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Columbus, OH becomes second US city to gain access to new Transit app payment technology
February 16, 2016
Strolling down the sidewalks of many North American cities, bike share stations have become a natural feature of the urban landscape — as banal as bus shelters or parking meters. They’re so easily overlooked we often forget that the continent’s first system, Montreal’s BIXI, only launched in 2009!
These systems may now be ubiquitous, but they still suffer from some growing pains. In particular, buying a pass and unlocking a bike can be an incredibly convoluted and tedious task, discouraging many would-be riders. Usually, those painful experiences have one infuriating culprit: bike share kiosks.
Whether it’s a long line of foreign tourists or a small unresponsive touch screen, most casual riders spend an ungodly amount of time paying for a pass and unlocking a bike. Even worse, it’s not a one-time thing; riders need to revisit that kiosk and redip their credit card every single time they rent a bike.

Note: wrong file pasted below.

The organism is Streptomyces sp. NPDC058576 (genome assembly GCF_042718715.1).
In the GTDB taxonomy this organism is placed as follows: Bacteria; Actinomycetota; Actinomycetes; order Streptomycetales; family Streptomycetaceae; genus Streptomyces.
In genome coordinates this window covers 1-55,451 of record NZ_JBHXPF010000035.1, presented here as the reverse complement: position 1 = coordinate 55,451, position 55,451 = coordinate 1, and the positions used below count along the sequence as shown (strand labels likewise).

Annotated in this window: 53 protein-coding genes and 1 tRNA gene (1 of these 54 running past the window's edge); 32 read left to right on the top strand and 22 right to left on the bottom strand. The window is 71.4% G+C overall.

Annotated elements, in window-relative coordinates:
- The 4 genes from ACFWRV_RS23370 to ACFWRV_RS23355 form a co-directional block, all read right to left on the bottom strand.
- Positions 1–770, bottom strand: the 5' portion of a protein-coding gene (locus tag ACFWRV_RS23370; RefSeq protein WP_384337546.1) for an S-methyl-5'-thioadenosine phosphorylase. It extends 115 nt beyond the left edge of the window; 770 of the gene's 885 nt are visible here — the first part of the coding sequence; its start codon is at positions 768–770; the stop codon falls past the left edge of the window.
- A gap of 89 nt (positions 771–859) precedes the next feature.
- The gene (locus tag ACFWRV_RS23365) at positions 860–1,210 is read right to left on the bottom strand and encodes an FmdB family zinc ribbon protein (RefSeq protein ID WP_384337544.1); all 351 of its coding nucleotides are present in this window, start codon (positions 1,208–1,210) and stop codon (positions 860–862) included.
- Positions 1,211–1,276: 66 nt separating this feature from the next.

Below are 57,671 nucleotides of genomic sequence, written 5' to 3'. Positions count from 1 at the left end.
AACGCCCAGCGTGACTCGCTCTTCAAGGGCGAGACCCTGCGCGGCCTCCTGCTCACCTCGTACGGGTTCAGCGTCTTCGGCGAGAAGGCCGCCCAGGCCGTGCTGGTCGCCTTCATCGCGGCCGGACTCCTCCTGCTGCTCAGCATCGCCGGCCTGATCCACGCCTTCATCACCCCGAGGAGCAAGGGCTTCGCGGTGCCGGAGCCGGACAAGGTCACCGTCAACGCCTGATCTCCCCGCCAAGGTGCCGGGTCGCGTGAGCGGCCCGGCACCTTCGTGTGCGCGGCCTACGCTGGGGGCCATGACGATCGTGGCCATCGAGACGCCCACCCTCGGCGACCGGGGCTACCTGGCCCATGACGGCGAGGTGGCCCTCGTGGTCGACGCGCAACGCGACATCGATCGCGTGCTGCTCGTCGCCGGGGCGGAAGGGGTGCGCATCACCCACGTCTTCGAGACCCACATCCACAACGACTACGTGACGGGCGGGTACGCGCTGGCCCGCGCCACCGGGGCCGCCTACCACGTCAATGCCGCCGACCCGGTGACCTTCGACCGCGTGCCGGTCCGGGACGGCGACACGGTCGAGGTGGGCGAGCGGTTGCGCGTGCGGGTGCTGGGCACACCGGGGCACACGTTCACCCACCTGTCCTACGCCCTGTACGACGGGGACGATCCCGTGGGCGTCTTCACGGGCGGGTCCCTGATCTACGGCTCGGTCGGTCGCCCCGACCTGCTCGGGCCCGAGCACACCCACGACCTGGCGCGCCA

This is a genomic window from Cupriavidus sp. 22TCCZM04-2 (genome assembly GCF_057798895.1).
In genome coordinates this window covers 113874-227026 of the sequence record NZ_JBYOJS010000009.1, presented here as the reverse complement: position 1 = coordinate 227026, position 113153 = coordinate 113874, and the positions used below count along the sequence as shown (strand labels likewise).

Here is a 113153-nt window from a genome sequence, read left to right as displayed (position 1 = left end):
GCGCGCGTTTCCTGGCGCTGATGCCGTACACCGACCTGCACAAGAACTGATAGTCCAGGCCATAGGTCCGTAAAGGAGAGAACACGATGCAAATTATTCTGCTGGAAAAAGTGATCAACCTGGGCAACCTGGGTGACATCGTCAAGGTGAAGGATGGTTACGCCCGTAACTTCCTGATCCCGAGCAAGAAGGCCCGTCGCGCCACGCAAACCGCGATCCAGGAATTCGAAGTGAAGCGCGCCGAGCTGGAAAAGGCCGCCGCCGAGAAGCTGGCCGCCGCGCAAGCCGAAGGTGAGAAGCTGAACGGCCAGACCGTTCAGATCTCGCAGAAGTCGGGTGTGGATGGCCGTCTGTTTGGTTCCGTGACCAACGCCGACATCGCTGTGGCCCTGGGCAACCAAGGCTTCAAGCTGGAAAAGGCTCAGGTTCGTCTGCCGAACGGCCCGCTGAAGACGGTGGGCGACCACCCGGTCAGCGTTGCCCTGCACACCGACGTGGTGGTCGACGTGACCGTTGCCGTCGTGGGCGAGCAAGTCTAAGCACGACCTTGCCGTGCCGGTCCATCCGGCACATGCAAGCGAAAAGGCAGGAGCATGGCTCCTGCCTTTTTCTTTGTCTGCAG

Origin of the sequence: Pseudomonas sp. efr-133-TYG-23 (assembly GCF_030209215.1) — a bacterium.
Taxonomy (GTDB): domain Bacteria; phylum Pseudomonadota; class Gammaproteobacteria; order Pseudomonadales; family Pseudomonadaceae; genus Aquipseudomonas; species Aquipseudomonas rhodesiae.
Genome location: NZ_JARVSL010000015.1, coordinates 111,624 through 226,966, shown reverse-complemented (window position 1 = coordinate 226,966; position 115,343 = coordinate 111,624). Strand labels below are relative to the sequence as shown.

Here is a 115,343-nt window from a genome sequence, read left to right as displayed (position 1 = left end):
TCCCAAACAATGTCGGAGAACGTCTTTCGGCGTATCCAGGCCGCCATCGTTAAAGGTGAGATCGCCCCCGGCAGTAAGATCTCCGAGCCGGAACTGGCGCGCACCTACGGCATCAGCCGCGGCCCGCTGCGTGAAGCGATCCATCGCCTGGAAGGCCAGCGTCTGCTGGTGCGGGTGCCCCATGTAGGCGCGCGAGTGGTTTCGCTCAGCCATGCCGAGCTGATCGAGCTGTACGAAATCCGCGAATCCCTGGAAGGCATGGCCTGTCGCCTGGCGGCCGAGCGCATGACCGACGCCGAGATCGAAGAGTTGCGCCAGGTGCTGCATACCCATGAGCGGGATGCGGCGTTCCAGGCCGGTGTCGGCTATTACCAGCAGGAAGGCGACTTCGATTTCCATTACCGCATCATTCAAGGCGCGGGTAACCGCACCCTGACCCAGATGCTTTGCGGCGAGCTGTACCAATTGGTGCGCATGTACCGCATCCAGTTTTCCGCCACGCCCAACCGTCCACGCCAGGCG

We believe that for bike sharing to attract a wider audience, renting a bike needs to be as easy as calling an Uber or booking a car2go. In other words, eliminate the kiosk and replace it with a smartphone. We’re happy to say that’s exactly what we’re doing.
After a succesful 3-week pilot in Aspen, CO this past October, we’re bringing bike share payment and unlocking to our second city, Columbus, OH, in partnership with PBSC and Motivate. Starting today, Columbusans have a radically simpler way to access CoGo bike sharing across their city.
How does it work exactly?
You can now buy Bike Share Toronto passes and unlock bikes with your phone
And now you have to go catch one
Five months after adding all of Washington, DC’s bikeshare services to Transit, we crunched the numbers. Here’s what we found.